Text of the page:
AUST DAY HONOURS: Kay Danes - A passion for social justice

Kay Danes Photo by Chris McCormack
Kay Danes Photo by Chris McCormack

KAY Danes, of Wellington Point, has been honoured with a Medal of the Order of Australia (OAM) for service to the community through promoting social justice and human rights.

An author and humanitarian, Kay has been living between Australia and the Middle East for two years, as her husband Kerry, a member of the Australian Defence Force, is on deployment in the Middle East.

She has worked tirelessly for many years in Australia and overseas, raising awareness of human rights and social justice, having experienced the violation of her own human rights 13 years ago when she and her husband Kerry, while working for a security company in Laos, were unlawfully detained over a dispute between the Laotian Government and one of their clients.

They spent almost 12 months in a prison in Laos, where they were tortured and interrogated before diplomatic efforts secured their release, and a pardon was given by the President of Laos.

Among the many projects on which she has worked, Kay, who is completing her master’s in human rights, has helped create greater safety for Australian travellers by helping to educate the community about not expecting to find in other countries the same judicial processes as those found in Australia, and has run campaigns to improve health and education for people who live in poverty and those affected by war zones and conflict.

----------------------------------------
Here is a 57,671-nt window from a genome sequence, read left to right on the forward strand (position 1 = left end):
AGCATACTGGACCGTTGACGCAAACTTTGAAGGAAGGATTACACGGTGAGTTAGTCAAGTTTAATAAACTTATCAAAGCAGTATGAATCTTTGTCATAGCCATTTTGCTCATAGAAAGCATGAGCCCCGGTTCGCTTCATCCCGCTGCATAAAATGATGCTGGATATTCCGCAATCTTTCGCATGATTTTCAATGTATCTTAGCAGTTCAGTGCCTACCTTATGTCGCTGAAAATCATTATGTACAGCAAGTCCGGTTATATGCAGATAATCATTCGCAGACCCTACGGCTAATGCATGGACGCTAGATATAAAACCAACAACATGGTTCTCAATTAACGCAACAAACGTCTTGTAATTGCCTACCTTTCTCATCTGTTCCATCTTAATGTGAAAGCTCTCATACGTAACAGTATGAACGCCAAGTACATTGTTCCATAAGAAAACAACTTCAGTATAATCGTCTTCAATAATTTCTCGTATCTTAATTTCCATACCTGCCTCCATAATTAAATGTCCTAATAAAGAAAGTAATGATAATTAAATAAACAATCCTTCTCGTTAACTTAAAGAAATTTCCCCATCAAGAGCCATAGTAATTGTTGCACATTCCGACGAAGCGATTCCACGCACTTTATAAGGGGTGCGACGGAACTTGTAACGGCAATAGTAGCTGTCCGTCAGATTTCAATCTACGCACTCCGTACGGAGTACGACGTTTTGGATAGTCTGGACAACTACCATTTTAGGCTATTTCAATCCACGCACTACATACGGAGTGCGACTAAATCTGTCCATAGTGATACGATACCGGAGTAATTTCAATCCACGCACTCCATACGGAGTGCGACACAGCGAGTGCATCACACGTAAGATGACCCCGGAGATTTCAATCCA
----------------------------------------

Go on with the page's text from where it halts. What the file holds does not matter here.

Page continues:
In Australia, she also campaigns to improve literacy among indigenous Australians and supports the Soldier On charity, which assists Australian soldiers who were wounded in Afghanistan.

She has helped renovate a women’s prison in Afghanistan, and has also been a volunteer consultant to the National Human Rights Commission of Australia, the Joint Standing Committee on Treaties and the Secretary to the UN Special Rapporteur on Torture.

Kay is currently starting a project called Blankets and Books, which aims to supply orphans in Jordan with care packages containing books, a blanket, small toys, crayons, pyjamas and more.

She said receiving the OAM didn’t “seem quite real”.

“It’s hard to describe the feeling, but I’m really proud that whoever nominated me and whoever selected me thought me worthy of this award,” she said.

Kay attributed her drive to help others to her parents, who were self-funded missionaries in the Philippines.